The Role of Status?
I’ve been a Bronze Frequent Flyer (the base level of the program) with Qantas for close to 20 years, but after a couple of overseas trips in the past year, I’m for the first time approaching Silver status. For the uninitiated, ‘status’ is earned separately to your frequent flyer points, and once you get to a certain number of status points each year you move up to the next status tier which gives you some extra perks, such as a faster rate of earning points, extra availability of reward flights and access to restricted seats.
I’m by no means a regular traveller, but over the past ~20 years I’ve probably done my fair share. I’ve flown to most major Australian cities on several occasions, and in more recent years I’ve been to Texas, Florida, China and twice to London. And all of those flights I’ve been in economy (or ‘coach’, depending where you’re reading this from).
I’m always keen to learn gardening tricks and I got a lot out of this little collection! There’s a whole stack of little tips in here, particularly if you’re gardening on a tight budget!
I was walking to work today a bit after 8 on a clear bright morning, and up ahead near Government House noticed a group of Aboriginal people sitting on the path. I was very interested in analysing my own instinctive reactions and then my subsequent responses to those reactions.
My initial thought was to deviate from the path and pass them at some distance. Then I asked why I reacted that way. I wasn’t exactly sure.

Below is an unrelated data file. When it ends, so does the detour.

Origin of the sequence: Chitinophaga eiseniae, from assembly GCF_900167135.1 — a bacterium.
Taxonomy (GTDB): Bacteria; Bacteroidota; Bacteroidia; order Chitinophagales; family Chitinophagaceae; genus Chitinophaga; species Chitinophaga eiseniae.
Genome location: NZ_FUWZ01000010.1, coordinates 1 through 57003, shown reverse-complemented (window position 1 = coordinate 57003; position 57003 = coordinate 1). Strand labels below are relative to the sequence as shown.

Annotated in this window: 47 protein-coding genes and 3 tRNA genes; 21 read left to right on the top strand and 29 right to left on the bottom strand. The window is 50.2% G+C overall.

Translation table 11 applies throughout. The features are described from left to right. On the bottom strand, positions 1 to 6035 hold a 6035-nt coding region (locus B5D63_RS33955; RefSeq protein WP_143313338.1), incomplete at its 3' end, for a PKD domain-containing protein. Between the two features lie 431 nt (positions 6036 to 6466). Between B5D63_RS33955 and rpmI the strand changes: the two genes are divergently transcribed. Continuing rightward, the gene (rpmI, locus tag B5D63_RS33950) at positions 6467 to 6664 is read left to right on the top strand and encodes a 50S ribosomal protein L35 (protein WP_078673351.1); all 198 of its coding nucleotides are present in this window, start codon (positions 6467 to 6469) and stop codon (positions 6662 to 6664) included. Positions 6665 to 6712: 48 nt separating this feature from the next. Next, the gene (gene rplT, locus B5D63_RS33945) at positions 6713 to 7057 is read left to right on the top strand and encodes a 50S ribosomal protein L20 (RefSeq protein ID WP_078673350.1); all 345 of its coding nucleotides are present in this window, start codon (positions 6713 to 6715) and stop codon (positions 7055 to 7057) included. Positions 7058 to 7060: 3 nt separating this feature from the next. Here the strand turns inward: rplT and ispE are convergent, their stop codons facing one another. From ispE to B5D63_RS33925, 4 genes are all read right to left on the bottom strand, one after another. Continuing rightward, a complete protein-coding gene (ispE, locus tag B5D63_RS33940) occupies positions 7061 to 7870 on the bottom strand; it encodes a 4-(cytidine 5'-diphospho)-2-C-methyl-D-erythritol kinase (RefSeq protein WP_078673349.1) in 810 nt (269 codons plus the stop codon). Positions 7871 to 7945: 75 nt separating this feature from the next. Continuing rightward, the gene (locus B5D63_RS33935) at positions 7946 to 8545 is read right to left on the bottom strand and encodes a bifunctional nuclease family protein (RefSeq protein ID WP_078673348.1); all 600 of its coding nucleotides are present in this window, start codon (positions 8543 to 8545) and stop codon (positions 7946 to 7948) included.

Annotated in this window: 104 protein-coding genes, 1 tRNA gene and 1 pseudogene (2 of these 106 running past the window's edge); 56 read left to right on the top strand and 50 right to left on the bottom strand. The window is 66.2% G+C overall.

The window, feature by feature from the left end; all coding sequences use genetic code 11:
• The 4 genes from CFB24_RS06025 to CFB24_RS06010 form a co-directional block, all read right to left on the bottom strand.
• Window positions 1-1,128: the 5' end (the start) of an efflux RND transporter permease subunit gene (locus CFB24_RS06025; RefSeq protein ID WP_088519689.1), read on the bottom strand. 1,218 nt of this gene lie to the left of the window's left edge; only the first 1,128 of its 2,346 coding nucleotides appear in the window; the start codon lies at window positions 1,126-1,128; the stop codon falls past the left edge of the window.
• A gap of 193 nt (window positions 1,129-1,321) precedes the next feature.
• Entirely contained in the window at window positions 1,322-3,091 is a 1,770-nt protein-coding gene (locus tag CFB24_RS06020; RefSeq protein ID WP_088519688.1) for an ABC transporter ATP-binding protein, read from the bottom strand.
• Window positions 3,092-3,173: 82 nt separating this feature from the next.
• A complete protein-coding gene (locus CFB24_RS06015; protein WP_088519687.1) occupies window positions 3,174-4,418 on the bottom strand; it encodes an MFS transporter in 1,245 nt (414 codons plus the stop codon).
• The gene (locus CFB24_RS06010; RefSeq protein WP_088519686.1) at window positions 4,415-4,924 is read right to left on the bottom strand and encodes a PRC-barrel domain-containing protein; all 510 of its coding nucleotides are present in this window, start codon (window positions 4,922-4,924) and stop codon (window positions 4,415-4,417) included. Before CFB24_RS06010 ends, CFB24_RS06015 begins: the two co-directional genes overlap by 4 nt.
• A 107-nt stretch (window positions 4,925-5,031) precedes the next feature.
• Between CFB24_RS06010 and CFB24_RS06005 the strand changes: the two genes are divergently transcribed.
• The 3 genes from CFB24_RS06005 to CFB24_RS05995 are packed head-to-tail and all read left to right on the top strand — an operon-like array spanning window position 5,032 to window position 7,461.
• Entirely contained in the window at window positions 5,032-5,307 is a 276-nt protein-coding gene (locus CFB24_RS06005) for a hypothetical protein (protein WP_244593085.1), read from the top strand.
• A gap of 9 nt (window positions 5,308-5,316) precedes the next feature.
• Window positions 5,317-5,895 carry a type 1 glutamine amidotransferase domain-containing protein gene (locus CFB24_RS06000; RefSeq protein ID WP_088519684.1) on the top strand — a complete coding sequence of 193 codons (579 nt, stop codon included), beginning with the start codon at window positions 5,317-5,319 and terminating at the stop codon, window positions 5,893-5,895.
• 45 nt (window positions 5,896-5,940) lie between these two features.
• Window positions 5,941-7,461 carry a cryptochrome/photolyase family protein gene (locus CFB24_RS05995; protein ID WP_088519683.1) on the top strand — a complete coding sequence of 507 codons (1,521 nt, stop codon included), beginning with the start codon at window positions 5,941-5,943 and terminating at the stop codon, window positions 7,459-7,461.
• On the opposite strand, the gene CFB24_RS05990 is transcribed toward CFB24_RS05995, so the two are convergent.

- Maybe they’ll ask me for some money, and I’ll feel bad when I say no, so I’ll avoid the situation entirely. I don’t want to give them anything because I’m sure they’ll just blow it on booze.
- Maybe they’ll get violent towards me; but that’s never happened to me before when I’ve walked past similar groups, they’ve tended to just sit and mind their own business. The only times I’ve been asked for money is when people have been walking around on their own.
So I kept walking towards them, still with some reticence. Then I had another thought, one which has occurred to me more than once in the past but one I’d rarely done something about.
I’ll say hello.
So I bravely kept walking towards this group of fairly surly-looking people talking roughly to each other, and as I passed them on my left said “Morning”. Their faces brightened, they simultaneously raised their hands and waved and greeted me in return. As I walked on one of them called out asking for the time, which I provided, and I went on my way. Without molestation, foul language or being chased for a ‘cupla bucks for a sandwich’. Instead I felt a warm feeling inside that I’d made a small connection with a group of people who have much less than I do and who I’d rarely crossed paths with.
I wonder how many other people must walk past Aboriginals, homeless people, a group of skateboarding kids and similar groups and just ignore them because they have similar fears to mine? To them we probably look like a bunch of too-good snobs who can’t deign to look upon them, and maybe there’s an element of that for some. But I’m sure for others they share similar fears and just want to avoid the situation. Maybe some of these people aren’t chasing money or booze – maybe they’d just like someone show them enough respect to give them a few seconds of their day to acknowledge they exist and to feel like a human being again.